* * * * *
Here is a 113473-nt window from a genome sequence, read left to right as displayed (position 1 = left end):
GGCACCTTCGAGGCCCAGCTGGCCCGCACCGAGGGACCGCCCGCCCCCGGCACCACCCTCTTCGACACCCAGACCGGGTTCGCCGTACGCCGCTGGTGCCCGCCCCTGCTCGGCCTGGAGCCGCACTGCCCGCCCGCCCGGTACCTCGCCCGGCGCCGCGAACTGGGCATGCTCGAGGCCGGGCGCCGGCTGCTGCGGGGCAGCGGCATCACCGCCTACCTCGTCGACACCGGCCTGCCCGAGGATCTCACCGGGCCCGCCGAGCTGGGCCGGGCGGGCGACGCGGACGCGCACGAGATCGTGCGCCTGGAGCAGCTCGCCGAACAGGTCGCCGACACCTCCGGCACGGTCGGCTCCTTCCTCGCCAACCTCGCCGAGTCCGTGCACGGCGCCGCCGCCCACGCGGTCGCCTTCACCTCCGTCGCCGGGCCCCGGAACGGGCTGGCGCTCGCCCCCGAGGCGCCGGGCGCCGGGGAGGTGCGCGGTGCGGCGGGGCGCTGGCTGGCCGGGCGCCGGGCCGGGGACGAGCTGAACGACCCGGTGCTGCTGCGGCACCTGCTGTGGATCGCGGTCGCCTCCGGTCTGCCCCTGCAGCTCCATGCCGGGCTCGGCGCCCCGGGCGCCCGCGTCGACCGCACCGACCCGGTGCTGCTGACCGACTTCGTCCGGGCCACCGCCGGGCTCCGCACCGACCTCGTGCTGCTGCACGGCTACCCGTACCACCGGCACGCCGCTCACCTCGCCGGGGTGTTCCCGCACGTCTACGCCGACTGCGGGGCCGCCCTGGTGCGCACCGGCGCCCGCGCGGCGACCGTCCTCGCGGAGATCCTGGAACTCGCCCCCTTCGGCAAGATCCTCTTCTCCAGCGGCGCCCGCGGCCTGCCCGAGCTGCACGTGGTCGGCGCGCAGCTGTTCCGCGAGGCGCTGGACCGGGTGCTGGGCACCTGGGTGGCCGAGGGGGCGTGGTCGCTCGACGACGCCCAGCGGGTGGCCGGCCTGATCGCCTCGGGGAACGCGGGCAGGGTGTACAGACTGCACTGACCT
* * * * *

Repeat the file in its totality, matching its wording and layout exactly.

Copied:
Here is a 113473-nt window from a genome sequence, read left to right as displayed (position 1 = left end):
GGCACCTTCGAGGCCCAGCTGGCCCGCACCGAGGGACCGCCCGCCCCCGGCACCACCCTCTTCGACACCCAGACCGGGTTCGCCGTACGCCGCTGGTGCCCGCCCCTGCTCGGCCTGGAGCCGCACTGCCCGCCCGCCCGGTACCTCGCCCGGCGCCGCGAACTGGGCATGCTCGAGGCCGGGCGCCGGCTGCTGCGGGGCAGCGGCATCACCGCCTACCTCGTCGACACCGGCCTGCCCGAGGATCTCACCGGGCCCGCCGAGCTGGGCCGGGCGGGCGACGCGGACGCGCACGAGATCGTGCGCCTGGAGCAGCTCGCCGAACAGGTCGCCGACACCTCCGGCACGGTCGGCTCCTTCCTCGCCAACCTCGCCGAGTCCGTGCACGGCGCCGCCGCCCACGCGGTCGCCTTCACCTCCGTCGCCGGGCCCCGGAACGGGCTGGCGCTCGCCCCCGAGGCGCCGGGCGCCGGGGAGGTGCGCGGTGCGGCGGGGCGCTGGCTGGCCGGGCGCCGGGCCGGGGACGAGCTGAACGACCCGGTGCTGCTGCGGCACCTGCTGTGGATCGCGGTCGCCTCCGGTCTGCCCCTGCAGCTCCATGCCGGGCTCGGCGCCCCGGGCGCCCGCGTCGACCGCACCGACCCGGTGCTGCTGACCGACTTCGTCCGGGCCACCGCCGGGCTCCGCACCGACCTCGTGCTGCTGCACGGCTACCCGTACCACCGGCACGCCGCTCACCTCGCCGGGGTGTTCCCGCACGTCTACGCCGACTGCGGGGCCGCCCTGGTGCGCACCGGCGCCCGCGCGGCGACCGTCCTCGCGGAGATCCTGGAACTCGCCCCCTTCGGCAAGATCCTCTTCTCCAGCGGCGCCCGCGGCCTGCCCGAGCTGCACGTGGTCGGCGCGCAGCTGTTCCGCGAGGCGCTGGACCGGGTGCTGGGCACCTGGGTGGCCGAGGGGGCGTGGTCGCTCGACGACGCCCAGCGGGTGGCCGGCCTGATCGCCTCGGGGAACGCGGGCAGGGTGTACAGACTGCACTGACCT